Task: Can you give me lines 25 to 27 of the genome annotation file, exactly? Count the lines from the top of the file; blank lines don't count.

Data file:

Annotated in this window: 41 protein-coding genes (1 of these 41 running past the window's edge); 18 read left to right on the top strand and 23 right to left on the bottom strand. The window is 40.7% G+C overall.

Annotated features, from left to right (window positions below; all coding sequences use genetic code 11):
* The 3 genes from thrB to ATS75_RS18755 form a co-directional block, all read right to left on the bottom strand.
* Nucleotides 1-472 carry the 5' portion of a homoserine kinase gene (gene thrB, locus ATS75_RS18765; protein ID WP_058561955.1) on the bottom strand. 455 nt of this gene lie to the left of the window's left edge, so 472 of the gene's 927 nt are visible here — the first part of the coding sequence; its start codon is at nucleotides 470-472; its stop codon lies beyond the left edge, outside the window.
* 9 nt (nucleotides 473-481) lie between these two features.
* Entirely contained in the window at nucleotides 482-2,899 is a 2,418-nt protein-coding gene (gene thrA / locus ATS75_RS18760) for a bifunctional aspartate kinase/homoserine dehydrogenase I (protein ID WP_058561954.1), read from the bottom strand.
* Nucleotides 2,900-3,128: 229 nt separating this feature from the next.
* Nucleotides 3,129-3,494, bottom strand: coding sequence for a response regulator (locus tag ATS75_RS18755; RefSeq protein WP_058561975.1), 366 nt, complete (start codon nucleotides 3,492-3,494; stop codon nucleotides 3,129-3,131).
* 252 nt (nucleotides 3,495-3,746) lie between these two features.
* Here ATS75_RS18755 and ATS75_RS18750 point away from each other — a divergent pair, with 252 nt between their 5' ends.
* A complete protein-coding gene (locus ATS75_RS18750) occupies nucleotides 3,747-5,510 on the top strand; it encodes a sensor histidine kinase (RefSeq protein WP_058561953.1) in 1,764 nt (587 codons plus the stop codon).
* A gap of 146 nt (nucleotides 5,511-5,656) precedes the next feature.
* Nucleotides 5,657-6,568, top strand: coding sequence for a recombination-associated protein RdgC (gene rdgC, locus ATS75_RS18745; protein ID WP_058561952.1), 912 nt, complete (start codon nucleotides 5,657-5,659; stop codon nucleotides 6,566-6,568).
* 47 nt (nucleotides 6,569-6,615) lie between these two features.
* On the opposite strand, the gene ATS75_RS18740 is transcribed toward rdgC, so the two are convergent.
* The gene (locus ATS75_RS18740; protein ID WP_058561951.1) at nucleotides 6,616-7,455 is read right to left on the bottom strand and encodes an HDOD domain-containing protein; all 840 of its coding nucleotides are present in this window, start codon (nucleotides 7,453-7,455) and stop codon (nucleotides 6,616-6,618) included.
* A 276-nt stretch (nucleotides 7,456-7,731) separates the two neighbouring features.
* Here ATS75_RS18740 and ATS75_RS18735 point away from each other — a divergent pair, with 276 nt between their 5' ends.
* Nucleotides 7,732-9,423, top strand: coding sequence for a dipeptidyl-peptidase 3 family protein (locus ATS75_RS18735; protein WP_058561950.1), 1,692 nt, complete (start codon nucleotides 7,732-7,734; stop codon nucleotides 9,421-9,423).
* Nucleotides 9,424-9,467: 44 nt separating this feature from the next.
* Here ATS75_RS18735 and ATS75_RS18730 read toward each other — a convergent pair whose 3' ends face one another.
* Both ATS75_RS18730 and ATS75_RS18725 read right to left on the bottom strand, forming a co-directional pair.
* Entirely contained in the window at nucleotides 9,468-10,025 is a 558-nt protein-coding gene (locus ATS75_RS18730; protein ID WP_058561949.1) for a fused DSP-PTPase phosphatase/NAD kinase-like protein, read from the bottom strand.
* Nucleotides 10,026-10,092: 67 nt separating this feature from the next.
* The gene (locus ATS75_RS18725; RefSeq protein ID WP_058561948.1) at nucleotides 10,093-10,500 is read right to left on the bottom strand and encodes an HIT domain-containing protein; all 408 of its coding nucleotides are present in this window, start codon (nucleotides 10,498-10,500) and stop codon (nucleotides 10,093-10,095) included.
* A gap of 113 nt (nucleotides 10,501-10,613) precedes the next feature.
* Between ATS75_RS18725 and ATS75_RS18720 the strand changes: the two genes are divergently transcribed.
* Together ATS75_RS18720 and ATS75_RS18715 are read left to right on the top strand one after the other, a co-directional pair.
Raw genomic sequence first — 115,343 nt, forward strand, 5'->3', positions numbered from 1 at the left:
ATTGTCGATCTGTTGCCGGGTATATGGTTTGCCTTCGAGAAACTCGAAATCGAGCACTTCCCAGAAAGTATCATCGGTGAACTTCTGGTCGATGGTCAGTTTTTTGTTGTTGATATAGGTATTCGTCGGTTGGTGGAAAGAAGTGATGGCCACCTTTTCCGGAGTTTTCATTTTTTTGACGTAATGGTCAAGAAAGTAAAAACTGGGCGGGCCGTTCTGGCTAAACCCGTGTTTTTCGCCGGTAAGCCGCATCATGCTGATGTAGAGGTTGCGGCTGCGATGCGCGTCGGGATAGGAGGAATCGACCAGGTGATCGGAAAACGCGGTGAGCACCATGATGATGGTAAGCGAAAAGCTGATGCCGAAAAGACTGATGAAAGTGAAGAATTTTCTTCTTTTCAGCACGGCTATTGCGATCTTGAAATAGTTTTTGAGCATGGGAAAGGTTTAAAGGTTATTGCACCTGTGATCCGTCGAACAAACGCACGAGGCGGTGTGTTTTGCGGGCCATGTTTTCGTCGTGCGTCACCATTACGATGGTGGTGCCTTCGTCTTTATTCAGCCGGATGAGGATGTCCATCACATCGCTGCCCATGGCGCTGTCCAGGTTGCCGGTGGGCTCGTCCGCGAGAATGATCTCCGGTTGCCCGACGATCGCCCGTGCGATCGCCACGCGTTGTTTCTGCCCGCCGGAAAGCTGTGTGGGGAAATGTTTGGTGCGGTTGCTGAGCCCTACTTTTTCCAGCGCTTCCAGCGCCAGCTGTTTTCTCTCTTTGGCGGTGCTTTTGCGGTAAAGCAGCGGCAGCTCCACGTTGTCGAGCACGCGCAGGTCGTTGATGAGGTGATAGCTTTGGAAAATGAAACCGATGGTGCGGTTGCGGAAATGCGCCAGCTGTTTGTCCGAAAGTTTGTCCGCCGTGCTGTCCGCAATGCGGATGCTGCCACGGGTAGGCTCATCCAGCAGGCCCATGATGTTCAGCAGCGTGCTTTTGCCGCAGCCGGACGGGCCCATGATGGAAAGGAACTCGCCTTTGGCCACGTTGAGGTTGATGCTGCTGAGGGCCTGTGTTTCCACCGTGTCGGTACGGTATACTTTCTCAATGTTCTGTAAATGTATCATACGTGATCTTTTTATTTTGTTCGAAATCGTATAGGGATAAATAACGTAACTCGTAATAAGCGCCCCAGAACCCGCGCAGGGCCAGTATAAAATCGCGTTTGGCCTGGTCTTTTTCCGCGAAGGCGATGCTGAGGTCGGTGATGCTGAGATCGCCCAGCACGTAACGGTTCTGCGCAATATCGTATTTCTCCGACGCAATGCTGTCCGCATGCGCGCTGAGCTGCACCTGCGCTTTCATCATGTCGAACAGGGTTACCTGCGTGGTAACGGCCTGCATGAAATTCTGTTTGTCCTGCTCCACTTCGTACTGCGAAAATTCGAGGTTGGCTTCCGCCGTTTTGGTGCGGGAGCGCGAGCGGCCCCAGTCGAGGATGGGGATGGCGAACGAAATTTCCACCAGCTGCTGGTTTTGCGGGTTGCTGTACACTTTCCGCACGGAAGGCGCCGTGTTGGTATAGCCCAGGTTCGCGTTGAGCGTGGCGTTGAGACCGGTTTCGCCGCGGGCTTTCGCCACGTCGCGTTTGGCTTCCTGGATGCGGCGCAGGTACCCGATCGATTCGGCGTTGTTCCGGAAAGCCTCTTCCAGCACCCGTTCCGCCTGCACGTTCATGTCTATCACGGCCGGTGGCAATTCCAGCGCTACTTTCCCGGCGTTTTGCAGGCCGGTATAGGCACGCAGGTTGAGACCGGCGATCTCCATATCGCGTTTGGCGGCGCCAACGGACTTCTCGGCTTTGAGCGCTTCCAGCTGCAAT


* The gene (locus ATS75_RS18725; RefSeq protein ID WP_058561948.1) at nucleotides 10,093-10,500 is read right to left on the bottom strand and encodes an HIT domain-containing protein; all 408 of its coding nucleotides are present in this window, start codon (nucleotides 10,498-10,500) and stop codon (nucleotides 10,093-10,095) included.
* A gap of 113 nt (nucleotides 10,501-10,613) precedes the next feature.
* Between ATS75_RS18725 and ATS75_RS18720 the strand changes: the two genes are divergently transcribed.